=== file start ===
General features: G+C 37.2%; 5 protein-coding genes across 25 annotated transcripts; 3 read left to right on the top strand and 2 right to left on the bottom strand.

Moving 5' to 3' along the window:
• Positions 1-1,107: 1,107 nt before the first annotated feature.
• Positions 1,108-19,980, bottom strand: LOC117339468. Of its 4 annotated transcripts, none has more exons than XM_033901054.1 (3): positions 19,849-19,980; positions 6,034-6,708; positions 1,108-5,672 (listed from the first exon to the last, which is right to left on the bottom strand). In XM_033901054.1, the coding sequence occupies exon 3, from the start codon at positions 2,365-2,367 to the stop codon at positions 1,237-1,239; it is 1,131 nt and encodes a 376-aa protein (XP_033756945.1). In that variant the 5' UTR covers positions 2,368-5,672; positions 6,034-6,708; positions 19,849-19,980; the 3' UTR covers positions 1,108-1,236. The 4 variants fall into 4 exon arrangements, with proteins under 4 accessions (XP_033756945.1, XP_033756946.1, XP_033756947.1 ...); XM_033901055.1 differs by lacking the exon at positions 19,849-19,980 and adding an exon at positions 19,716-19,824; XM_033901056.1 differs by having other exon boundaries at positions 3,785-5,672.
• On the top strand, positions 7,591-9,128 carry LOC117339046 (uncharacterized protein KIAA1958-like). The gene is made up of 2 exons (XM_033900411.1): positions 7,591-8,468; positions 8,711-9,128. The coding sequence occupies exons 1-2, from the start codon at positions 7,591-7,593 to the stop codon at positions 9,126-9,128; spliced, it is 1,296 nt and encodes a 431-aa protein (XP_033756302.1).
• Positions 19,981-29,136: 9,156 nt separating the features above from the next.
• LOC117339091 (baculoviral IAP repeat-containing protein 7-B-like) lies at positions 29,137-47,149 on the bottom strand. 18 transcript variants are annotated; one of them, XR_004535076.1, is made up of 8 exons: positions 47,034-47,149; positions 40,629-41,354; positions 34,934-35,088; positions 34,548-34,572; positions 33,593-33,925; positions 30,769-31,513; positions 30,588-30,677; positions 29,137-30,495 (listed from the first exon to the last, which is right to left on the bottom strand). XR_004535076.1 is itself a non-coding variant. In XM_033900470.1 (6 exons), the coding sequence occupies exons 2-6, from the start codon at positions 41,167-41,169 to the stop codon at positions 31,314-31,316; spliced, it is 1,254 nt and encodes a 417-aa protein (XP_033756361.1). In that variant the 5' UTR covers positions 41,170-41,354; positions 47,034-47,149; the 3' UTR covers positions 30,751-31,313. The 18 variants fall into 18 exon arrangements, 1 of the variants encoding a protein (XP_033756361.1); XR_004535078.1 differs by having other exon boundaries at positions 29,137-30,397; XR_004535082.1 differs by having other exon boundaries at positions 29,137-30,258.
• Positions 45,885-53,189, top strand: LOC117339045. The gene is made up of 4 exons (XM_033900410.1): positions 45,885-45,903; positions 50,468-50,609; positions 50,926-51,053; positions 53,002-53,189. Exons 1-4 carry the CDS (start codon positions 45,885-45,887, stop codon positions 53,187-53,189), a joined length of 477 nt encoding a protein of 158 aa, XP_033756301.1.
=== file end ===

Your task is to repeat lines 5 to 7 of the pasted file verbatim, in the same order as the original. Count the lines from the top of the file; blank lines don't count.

• On the top strand, positions 7,591-9,128 carry LOC117339046 (uncharacterized protein KIAA1958-like). The gene is made up of 2 exons (XM_033900411.1): positions 7,591-8,468; positions 8,711-9,128. The coding sequence occupies exons 1-2, from the start codon at positions 7,591-7,593 to the stop codon at positions 9,126-9,128; spliced, it is 1,296 nt and encodes a 431-aa protein (XP_033756302.1).
• Positions 19,981-29,136: 9,156 nt separating the features above from the next.
• LOC117339091 (baculoviral IAP repeat-containing protein 7-B-like) lies at positions 29,137-47,149 on the bottom strand. 18 transcript variants are annotated; one of them, XR_004535076.1, is made up of 8 exons: positions 47,034-47,149; positions 40,629-41,354; positions 34,934-35,088; positions 34,548-34,572; positions 33,593-33,925; positions 30,769-31,513; positions 30,588-30,677; positions 29,137-30,495 (listed from the first exon to the last, which is right to left on the bottom strand). XR_004535076.1 is itself a non-coding variant. In XM_033900470.1 (6 exons), the coding sequence occupies exons 2-6, from the start codon at positions 41,167-41,169 to the stop codon at positions 31,314-31,316; spliced, it is 1,254 nt and encodes a 417-aa protein (XP_033756361.1). In that variant the 5' UTR covers positions 41,170-41,354; positions 47,034-47,149; the 3' UTR covers positions 30,751-31,313. The 18 variants fall into 18 exon arrangements, 1 of the variants encoding a protein (XP_033756361.1); XR_004535078.1 differs by having other exon boundaries at positions 29,137-30,397; XR_004535082.1 differs by having other exon boundaries at positions 29,137-30,258.